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Melissa Majchrzak/NBAE via Getty Images
Toronto Raptors Receive: Ochai Agbaji, Kelly Olynyk
Utah Jazz Receive: Kira Lewis Jr., Otto Porter Jr., 2024 first-round pick (least favorable from Houston, L.A. Clippers, Oklahoma City and Utah)
Most won’t love the not-very-good Raptors forking over a first-round pick. Get over it. That selection is slated to convey in the bottom five, and nobody seems to love this draft class. Toronto also currently has Indiana’s first-rounder as well as the No. 31 pick anyway.
On top of that, the Raptors must grapple with the reality of their 2024 first-rounder being owed to San Antonio (top-six protection). This trade increases the likelihood of that pick conveying, which would allow Toronto to plan its bigger picture with more flexibility.
Both Agbaji and Olynyk fill needs, too.
Agbaji is having a sophomore campaign to forget. But he has provided glimpses into functional spacing and finishing and try-hard defense. If nothing else, he gives a still-shooting-starved Toronto roster some optionality depth on the perimeter.
Olynyk is having a terrific season in which he’s stretching defenses and, most impressively, facilitating the offense from live-dribbles and standstills. He will be a boon both for the Raptors’ transition machine and half-court attack.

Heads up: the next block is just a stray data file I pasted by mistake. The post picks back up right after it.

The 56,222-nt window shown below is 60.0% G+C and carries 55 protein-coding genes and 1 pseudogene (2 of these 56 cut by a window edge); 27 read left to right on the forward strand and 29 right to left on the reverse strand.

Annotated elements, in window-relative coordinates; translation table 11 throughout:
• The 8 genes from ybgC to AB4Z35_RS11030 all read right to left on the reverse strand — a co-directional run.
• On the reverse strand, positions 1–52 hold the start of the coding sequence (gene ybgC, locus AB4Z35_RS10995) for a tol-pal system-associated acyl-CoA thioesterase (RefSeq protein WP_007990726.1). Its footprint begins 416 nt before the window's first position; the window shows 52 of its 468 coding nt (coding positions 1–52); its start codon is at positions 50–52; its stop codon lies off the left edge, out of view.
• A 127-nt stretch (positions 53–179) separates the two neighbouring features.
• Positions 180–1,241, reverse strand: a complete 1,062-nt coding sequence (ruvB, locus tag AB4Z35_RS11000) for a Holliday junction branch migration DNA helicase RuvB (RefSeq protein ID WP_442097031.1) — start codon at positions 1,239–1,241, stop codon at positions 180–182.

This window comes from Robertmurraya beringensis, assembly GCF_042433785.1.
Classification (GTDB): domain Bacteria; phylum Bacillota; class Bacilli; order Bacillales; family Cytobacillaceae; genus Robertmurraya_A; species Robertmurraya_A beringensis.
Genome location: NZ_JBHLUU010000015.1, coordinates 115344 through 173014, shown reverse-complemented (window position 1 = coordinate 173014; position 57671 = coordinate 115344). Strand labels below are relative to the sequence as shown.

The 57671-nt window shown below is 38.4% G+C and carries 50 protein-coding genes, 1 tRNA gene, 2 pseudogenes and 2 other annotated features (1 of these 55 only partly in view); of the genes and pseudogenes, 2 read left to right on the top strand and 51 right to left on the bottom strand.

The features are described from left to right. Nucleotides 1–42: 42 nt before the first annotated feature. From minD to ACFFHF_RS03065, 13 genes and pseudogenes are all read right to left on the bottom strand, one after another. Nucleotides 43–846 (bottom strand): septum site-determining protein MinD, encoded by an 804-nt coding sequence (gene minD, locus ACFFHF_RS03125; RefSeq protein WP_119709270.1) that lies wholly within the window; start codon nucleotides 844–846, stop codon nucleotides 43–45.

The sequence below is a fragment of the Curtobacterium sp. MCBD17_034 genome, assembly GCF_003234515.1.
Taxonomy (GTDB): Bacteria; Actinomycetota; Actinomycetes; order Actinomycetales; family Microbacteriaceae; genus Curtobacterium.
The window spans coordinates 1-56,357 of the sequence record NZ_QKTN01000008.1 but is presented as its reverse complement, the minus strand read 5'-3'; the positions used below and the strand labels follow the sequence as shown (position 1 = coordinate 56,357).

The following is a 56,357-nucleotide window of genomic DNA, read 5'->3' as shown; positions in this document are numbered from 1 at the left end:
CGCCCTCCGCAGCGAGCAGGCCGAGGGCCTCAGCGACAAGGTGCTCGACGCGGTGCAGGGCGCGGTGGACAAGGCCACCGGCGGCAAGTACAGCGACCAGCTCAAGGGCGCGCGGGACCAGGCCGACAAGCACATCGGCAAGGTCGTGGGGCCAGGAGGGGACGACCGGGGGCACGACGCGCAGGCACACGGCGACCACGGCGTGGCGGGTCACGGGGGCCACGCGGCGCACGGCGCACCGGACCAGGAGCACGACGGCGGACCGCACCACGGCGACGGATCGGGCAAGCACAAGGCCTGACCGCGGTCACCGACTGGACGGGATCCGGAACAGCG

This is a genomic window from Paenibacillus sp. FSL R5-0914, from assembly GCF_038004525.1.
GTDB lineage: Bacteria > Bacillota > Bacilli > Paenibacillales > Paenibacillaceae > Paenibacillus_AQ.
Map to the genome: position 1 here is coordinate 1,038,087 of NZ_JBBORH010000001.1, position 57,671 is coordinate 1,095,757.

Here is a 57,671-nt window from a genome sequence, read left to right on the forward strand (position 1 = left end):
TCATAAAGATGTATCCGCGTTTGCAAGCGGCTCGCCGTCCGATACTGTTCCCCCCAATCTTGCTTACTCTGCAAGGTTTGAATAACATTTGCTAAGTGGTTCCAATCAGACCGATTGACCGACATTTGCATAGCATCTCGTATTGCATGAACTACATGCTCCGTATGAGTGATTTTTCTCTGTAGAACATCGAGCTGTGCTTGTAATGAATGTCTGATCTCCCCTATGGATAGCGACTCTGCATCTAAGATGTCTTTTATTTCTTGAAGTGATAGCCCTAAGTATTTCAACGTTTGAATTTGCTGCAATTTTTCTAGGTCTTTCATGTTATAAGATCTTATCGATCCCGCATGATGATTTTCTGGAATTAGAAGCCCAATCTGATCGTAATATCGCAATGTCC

If things don’t work out, Olynyk is a free agent this summer. So at worst, this is a zero-risk deal. But at best, Toronto just added a big with standout versatility (and Canadian roots) to keep longer term—a scenario that must be top priority after giving up a first to get him.
It says a lot about the Jazz’s view of Agbaji that this is the return they accepted while also sending out one of their most immediately valuable players. Team CEO Danny Ainge and general manager Justin Zanik deserve credit for pulling the ripcord when other organizations might have tried to force fit and development that never materialized—a decision perhaps made easier since they weren’t the ones who drafted Agbaji. (He came over from Cleveland in the Donovan Mitchell trade.)
The Jazz also didn’t have a first-rounder in this year’s draft…technically speaking. They owe their pick to Oklahoma City with top-10 protection. They have been frisky enough for that pick to convey this year, so guaranteeing themselves a first-rounder has purpose.
At the same time, this move in tandem with Simone Fontecchio’s departure makes it far more likely that Utah slumps out of the play-in race and retains its own pick. And it scooped up a top-35 selection as part of the Fontecchio trade. Is there that big of a difference between, say, No. 27 and No. 33 in this class?
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